What I discovered was a remarkably quirky little game.
In the game, you are a juvenile alien who borrowed the family flying saucer and crashed it at a farm in South Dakota. Now you have to figure out how to get back to outer space before the FBI show up and vivisect you.
The cards are all double-sided and come in two flavors: objects and locations. In addition, every card also has an event, most of which make your life a lot more difficult.
There are basically three areas for cards. Your hand, which can hold one area and up to four objects. The draw pile. Aaaaand the time line which is four cards that you interact with and where events go off.
Each turn, you can either move to a new location by either flipping your location card or swapping it with one on the timeline or pick up an object from the timeline if it matches your location. Then, resolve any events and move the timeline along.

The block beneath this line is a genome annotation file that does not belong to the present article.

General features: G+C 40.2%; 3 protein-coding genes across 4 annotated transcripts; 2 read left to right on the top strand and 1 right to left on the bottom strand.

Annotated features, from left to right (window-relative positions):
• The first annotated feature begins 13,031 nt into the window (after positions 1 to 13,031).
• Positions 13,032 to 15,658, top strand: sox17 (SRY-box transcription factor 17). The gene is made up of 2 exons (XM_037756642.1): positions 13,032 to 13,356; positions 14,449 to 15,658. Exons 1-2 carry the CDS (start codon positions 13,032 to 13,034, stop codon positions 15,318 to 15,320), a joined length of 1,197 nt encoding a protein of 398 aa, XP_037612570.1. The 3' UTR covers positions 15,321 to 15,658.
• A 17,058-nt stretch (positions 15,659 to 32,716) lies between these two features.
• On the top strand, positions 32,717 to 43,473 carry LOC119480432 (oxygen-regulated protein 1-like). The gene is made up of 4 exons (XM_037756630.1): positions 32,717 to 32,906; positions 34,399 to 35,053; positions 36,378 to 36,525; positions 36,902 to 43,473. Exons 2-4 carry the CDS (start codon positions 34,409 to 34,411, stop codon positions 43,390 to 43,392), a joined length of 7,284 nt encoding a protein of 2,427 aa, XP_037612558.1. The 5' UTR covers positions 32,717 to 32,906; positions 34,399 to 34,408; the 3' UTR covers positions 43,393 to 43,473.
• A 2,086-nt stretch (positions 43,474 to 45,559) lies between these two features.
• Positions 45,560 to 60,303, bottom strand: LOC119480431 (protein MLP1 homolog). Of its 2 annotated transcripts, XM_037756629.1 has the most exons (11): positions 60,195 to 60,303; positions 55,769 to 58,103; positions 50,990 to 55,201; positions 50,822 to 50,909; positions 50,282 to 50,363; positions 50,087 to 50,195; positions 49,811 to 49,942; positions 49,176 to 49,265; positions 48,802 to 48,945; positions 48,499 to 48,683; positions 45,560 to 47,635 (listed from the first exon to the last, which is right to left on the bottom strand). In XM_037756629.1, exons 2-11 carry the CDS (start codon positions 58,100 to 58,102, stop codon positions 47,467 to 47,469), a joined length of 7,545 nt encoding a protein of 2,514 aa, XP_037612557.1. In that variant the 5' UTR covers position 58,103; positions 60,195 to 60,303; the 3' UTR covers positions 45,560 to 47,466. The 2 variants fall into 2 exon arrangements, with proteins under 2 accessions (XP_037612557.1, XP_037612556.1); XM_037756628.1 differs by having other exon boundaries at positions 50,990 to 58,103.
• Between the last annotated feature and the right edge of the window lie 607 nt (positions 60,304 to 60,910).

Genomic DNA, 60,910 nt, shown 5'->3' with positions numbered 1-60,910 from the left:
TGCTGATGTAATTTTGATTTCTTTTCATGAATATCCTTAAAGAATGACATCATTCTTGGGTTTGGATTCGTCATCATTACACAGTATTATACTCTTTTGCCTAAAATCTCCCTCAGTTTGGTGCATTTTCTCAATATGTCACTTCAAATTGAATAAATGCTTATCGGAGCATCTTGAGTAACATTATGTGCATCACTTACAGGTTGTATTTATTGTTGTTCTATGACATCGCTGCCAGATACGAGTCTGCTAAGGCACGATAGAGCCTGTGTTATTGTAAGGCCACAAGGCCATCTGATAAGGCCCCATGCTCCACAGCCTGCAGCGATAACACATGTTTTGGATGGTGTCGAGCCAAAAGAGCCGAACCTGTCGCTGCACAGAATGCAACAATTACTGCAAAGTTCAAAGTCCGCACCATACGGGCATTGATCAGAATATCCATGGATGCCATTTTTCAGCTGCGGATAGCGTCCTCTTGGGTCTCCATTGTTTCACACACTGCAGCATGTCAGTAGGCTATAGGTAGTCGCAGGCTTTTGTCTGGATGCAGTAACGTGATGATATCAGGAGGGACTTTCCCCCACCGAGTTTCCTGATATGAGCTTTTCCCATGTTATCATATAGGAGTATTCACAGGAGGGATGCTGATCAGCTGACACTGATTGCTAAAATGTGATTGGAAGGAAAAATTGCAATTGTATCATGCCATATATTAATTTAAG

There are a number of ways to escape but they all involve getting the right items and either taking them to your crashed ship or having them when the right event goes off.
While I read that A Blorg in the Midwest was a nine-card deck builder, what it really is is a nine-card deck manager. What cards you have in your hand, which side cards are up in the draw pile, what cards are in the timeline. There’s a lot of interaction between all the cards and you have to manage all that to avoid vivisection.
What the game really reminds me of is one of Infocom’s text games from the 80s. You know, where you had to juggle inventory while going to different areas to solve puzzles. While there isn’t anything like getting the Babel fish from Hitchhiker’s Guide, the whole thing is a moving puzzle with the time line bearing down on you.
A Blorg in the Midwest isn’t a flawless game, although I’m pretty sure some of the quirky loopholes are intentional. And I think I will end up played out with the game pretty quickly. But it has been more engaging than I expected with the silly theme and art helping. I am glad I made it and tried it.